A Zelda jazz cover highlights splendors of video game music

by DGO Web Administrator

My brother recently texted me a link to a video. I’m not sure what kind of stuff your family might share with you, but my brother has a pretty great taste for the obscurely beautiful, the obscurely insightful, and the straight-up obscure. Sometimes it’ll be a wonderfully nerdy analysis of the first few seconds of the lift off of a Saturn V rocket, sometimes a 15-second video where the punchline is an over-engineered, over-acted exposition of the F-bomb. Regardless of the subject matter, I’m always pleasantly surprised. On this particular day he shared a jazzy version of a song that would play in an old favorite Gameboy game, “The Legend of Zelda: Link’s Awakening” and was instantly seized by the notes and chord progression and waves of nostalgia.

“Link’s Awakening” takes place on an island, somewhere out in the middle of nowhere. During his travels across the sea, (the hero) Link’s ship is wrecked in a storm and he washes up on Koholint Island, a place very separate from any other game in the franchise. Through a series of dungeons and puzzles, the player assumes the role of Link and must find eight instruments of the Sirens on the island and play them to awaken the sleeping guardian, the Wind Fish who is asleep atop a mountain inside a giant egg. Makes sense.

The songs that play throughout this game are instantly memorable themes, driven deep into our minds through hours of gameplay and unfairly emotional battles. My brother and I reflect on important songs in the Zelda franchise. There are so many! From the overworld music in the original game, “The Song of Time,” from “Ocarina of Time,” “Oath of Order,” from “Majora’s Mask,” “Dragon Roost Island,” from “Wind Waker.” The entire series is saturated – completely drenched – in music.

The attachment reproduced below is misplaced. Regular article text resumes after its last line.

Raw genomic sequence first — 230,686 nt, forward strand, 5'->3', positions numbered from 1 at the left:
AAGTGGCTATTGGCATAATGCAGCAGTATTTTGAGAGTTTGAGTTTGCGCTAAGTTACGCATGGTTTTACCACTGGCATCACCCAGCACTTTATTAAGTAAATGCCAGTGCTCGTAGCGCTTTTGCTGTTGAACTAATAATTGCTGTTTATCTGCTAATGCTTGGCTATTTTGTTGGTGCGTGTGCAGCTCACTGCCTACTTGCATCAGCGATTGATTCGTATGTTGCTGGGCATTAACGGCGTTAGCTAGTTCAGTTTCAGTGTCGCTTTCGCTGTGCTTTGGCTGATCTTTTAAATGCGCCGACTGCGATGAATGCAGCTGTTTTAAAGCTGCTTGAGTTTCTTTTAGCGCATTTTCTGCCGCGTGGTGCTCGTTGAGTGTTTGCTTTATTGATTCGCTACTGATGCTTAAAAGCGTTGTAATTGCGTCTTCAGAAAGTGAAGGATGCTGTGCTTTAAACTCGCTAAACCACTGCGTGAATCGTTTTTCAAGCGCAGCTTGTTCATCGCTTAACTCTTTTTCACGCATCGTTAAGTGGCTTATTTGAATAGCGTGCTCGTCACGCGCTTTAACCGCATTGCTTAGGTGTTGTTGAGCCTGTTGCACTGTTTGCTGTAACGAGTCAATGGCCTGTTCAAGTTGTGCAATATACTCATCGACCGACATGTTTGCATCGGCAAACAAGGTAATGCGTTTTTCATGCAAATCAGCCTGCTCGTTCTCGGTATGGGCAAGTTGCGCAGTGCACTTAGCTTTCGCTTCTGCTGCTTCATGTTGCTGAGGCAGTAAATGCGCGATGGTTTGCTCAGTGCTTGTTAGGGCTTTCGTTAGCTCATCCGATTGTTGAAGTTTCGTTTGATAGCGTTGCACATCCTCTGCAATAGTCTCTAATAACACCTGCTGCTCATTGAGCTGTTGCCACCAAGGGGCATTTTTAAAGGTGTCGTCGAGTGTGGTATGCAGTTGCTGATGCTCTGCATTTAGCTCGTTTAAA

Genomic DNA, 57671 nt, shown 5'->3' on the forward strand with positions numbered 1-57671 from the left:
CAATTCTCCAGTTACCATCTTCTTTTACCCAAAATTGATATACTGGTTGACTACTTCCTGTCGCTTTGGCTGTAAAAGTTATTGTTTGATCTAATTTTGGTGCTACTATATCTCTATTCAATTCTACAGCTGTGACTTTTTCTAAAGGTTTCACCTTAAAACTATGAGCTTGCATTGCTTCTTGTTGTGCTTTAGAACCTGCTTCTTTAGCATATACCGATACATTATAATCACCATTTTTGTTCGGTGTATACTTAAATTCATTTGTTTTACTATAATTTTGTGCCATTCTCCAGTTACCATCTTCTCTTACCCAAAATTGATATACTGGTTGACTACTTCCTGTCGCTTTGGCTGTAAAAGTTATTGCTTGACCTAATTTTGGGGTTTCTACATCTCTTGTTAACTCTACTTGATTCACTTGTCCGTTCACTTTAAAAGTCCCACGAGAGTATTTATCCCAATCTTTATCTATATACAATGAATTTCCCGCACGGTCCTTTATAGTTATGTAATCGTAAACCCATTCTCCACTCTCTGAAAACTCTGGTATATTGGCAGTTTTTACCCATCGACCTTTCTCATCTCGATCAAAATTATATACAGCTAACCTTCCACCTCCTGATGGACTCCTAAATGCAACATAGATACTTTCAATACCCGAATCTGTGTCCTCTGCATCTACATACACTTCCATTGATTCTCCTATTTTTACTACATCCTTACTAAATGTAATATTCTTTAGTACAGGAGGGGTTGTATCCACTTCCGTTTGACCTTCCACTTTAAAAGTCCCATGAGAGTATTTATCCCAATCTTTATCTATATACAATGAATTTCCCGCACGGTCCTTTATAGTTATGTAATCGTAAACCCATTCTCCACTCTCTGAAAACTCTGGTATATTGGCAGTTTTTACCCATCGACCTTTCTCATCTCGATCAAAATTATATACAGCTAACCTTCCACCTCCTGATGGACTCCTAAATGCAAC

There is a secret language that is known only by the music composer and the listener. Emotions are laid bare and the unmistakable experience of being present occur when really listening to music. We are transformed by each beat and by the end of a song or movement or progression, find ourselves to be different from the person we were before. It is this foundational passion that led me to press headphones hard into my ears, eyes clenched shut, when listening to that Walkman when I was 5, to study music and learn to play throughout school, to work at the sanctuary that is Katzin Music for four years, to build a playlist of favorites as a means to get to know someone more intimately. It becomes such that listening to music is not exclusively an auditory experience, but one that pierces the individual perception of existing. I was informed of an acquaintance’s passing recently; her partner performed her favorite song for her as she smiled for the last time and quietly departed. There are many ways to express feelings, but few are as pure as music.

The brilliant designers who take music seriously in video games (and in other media) understand this. Not only can it bring to mind the visuals and the puzzles of the game, but music can also help conduct players through a situation, helping guide them through actions and places. For me, I can even recall who I was at the time I played almost any given game, what I was feeling, who I was with, who I missed. It’s this distinctly potent distillation of listening to video game music that helped convince my high school band director to prepare an entire marching band show using video game music as the source.

My brother expands after a moment’s thought, “Most of the Zelda games hold music as one of the most important powers the hero can use. Not the sword, but the song … that’s fascinating to think about. The sword mostly just hits things and that’s what people think is Link’s power, the oh-so beloved Master Sword. But with the ocarina (Link’s primary musical instrument throughout the Nintendo 64 games) you can heal, you can uncover, you can teleport, you can play with time, you can give peace to the dead, you can change the time of day, you can create storms, call giants,” he said. And that’s just one game! The importance of music in Zelda games is powerful, even when playing through a small speaker of a chunky Gameboy.

Music is in our genetics it seems, providing a platform for our unfiltered selves to feel and experience life, and time, deeply. Writer, filmmaker, activist, and music lover Susan Sontag once wrote on the topic of music, “Music is at once the most wonderful, the most alive of all the arts — it is the most abstract, the most perfect, the most pure — and the most sensual. I listen with my body and it is my body that aches in response to the passion and pathos embodied in this music.”

Brett Massé is currently washing dishes at a Zen Buddhist temple.


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